by Timothy Oleson Wednesday, September 3, 2014
Saturn’s peculiar polar “hexagon” has proven perplexing for scientists studying the atmospheric phenomenon since Voyager 1 and 2 first observed it in the early 1980s. Now, an international team has completed the most thorough study of the six-sided jet stream yet, using images and data collected between 2008 and 2014 by the Cassini spacecraft.
The hexagon, with sides each about 13,800 kilometers long, encompasses jet stream winds that reach top speeds of 120 meters per second as they whip around Saturn’s north pole. In the new study, researchers led by Agustin Sánchez-Lavega of the University of the Basque Country in Bilbao, Spain, reported that the hexagon is a highly stable feature. Despite large differences in seasonal solar insolation at the north pole during the Saturnian year (equal to 29.475 Earth years), the hexagon’s size and rotation have remained virtually unchanged, suggesting the hexagon and the jet stream “extend deep in[to] the atmosphere,” the team wrote in Geophysical Research Letters.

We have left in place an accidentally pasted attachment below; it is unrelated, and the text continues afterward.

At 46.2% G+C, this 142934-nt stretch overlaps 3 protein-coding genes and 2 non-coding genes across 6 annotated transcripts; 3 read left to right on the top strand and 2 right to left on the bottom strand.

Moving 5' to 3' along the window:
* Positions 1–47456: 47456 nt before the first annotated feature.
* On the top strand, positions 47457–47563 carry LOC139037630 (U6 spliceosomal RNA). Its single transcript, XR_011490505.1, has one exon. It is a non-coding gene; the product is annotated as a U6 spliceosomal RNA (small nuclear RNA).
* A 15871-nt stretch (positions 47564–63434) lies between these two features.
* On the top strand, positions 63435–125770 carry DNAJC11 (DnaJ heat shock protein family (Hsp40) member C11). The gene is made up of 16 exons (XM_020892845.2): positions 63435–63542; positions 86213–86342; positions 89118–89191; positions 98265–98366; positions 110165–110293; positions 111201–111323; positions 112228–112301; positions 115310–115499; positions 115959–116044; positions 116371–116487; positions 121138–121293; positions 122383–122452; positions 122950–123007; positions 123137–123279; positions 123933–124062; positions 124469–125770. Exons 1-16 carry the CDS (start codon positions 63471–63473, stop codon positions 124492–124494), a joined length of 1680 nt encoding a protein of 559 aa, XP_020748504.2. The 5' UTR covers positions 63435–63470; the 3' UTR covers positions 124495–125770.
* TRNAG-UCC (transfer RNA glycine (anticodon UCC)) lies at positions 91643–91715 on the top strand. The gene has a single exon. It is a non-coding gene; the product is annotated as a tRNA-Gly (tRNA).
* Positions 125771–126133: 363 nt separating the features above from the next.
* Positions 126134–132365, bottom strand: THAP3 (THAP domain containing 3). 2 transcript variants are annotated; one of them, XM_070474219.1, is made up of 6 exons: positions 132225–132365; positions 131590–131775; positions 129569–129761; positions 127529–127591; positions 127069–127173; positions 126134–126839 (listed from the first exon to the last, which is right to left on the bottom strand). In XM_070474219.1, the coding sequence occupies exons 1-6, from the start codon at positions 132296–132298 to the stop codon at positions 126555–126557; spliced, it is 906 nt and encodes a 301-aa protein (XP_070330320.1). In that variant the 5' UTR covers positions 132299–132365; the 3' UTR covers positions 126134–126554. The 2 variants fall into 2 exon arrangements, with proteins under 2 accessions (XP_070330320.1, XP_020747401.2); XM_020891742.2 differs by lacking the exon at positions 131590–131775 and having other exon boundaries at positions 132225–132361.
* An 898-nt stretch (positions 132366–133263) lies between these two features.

By tracking the precise position of the hexagon’s vertices, the scientists found that the rotation period of the feature during the 5.5 years studied held steady at 10 hours 39 minutes 23.01 seconds (plus or minus 0.01 seconds). This refined an earlier measure by several seconds, and may, the team suggested, “represent the period of Saturn’s internal ‘solid body' [core] rotation,” a duration that has been difficult to pin down with other methods, including measurements of radio emissions and the planet’s gravitational field.
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